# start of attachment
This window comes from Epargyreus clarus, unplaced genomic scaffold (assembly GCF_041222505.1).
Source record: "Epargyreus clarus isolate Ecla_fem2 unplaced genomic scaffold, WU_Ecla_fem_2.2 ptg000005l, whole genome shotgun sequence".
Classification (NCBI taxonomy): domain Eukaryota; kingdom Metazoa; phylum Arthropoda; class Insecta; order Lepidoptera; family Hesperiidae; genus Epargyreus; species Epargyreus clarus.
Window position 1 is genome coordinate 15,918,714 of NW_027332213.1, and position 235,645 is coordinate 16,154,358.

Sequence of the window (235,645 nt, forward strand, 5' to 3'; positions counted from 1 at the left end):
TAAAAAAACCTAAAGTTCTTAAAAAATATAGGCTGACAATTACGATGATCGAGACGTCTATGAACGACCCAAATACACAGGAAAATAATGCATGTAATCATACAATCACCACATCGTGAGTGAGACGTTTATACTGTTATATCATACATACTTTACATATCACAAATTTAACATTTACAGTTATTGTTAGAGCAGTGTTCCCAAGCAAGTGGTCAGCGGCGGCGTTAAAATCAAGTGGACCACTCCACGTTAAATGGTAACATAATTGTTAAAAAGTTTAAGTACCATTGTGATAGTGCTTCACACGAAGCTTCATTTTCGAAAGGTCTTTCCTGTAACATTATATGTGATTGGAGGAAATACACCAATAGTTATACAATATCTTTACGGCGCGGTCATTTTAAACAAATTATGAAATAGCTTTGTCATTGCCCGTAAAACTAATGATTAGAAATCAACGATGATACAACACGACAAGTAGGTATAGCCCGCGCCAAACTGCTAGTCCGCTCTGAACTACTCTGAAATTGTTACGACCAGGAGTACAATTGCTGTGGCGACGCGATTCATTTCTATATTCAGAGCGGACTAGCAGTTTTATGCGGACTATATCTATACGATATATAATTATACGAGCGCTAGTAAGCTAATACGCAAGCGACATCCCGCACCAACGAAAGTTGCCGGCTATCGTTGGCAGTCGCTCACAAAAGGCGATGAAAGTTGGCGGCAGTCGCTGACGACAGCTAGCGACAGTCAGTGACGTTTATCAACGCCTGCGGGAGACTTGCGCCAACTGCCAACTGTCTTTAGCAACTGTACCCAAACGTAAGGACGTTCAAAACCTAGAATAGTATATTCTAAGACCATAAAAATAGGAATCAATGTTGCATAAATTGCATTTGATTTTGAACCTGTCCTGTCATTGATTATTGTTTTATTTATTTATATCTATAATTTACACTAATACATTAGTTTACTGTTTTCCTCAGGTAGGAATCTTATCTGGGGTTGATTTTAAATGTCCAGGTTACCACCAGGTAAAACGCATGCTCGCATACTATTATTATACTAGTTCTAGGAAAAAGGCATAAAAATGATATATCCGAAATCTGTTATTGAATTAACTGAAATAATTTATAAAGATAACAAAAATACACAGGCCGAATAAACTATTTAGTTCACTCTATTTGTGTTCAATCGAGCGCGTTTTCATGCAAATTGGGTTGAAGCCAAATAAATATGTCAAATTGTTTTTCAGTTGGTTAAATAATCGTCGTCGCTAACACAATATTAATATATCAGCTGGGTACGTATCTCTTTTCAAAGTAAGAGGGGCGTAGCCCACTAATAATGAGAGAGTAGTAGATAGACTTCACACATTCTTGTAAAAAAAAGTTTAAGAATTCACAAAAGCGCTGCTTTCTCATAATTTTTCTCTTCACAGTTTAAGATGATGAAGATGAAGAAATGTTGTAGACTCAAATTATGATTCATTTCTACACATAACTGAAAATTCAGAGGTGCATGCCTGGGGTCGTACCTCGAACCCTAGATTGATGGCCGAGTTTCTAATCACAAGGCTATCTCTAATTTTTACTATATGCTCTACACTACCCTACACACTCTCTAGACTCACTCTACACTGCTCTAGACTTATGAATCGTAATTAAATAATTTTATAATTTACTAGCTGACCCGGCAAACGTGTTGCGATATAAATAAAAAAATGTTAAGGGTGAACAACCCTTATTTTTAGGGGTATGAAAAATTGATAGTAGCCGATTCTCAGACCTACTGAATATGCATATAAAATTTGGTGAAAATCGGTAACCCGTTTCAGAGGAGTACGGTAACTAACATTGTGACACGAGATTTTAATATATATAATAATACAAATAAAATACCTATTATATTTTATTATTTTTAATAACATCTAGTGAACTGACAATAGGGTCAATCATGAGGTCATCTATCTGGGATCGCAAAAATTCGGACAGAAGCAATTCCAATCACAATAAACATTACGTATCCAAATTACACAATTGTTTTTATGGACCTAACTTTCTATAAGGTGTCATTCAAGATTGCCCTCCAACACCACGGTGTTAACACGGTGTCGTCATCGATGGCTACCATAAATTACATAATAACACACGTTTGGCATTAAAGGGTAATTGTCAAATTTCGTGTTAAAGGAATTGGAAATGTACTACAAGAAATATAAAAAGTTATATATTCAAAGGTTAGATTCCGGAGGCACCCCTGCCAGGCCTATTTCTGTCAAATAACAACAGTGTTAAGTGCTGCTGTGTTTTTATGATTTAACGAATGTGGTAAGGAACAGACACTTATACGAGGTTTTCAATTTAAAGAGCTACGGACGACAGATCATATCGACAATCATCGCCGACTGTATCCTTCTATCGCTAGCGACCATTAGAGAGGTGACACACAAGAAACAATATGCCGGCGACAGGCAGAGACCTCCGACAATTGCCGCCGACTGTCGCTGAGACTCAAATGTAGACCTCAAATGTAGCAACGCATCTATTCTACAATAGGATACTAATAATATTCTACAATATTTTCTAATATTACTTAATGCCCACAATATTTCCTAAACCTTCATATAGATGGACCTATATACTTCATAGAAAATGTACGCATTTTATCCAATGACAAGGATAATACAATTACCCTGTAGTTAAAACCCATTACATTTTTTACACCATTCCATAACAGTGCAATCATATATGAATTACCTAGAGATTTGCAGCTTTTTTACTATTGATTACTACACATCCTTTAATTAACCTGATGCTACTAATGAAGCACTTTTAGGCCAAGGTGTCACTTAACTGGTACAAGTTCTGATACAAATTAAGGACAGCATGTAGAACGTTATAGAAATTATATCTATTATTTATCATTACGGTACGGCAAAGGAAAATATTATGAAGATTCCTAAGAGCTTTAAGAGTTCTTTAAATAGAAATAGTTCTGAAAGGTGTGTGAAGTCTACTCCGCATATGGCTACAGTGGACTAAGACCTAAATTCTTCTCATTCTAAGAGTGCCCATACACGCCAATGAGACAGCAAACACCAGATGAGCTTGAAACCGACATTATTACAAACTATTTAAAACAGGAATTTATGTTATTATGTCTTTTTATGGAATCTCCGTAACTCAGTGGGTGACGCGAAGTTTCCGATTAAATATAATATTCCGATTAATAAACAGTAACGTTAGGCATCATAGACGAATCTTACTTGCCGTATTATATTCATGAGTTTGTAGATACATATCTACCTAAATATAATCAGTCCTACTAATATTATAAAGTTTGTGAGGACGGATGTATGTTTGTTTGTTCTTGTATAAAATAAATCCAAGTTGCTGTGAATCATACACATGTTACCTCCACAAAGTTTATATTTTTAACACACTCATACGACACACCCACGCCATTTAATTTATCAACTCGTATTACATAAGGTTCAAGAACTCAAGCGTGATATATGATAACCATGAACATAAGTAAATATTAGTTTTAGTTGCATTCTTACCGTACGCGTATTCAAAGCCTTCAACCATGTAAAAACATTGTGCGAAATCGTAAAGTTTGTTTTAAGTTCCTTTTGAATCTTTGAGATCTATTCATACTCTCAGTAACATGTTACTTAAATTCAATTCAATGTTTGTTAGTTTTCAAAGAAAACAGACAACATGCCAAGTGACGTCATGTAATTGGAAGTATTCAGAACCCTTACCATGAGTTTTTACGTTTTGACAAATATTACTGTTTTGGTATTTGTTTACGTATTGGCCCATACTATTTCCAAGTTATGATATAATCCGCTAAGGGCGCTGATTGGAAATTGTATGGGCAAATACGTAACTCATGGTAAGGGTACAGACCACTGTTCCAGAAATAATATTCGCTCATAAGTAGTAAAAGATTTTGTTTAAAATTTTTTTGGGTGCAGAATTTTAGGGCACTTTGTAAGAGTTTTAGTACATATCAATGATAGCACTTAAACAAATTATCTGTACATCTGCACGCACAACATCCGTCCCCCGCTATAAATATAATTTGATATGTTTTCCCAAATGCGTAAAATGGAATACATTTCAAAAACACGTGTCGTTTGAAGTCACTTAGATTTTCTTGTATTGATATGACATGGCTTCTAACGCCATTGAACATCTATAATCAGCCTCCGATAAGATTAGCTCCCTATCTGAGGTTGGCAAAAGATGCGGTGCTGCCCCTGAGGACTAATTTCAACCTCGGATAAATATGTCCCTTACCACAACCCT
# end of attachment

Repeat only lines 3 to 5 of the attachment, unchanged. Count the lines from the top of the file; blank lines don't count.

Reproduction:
Classification (NCBI taxonomy): domain Eukaryota; kingdom Metazoa; phylum Arthropoda; class Insecta; order Lepidoptera; family Hesperiidae; genus Epargyreus; species Epargyreus clarus.
Window position 1 is genome coordinate 15,918,714 of NW_027332213.1, and position 235,645 is coordinate 16,154,358.

Sequence of the window (235,645 nt, forward strand, 5' to 3'; positions counted from 1 at the left end):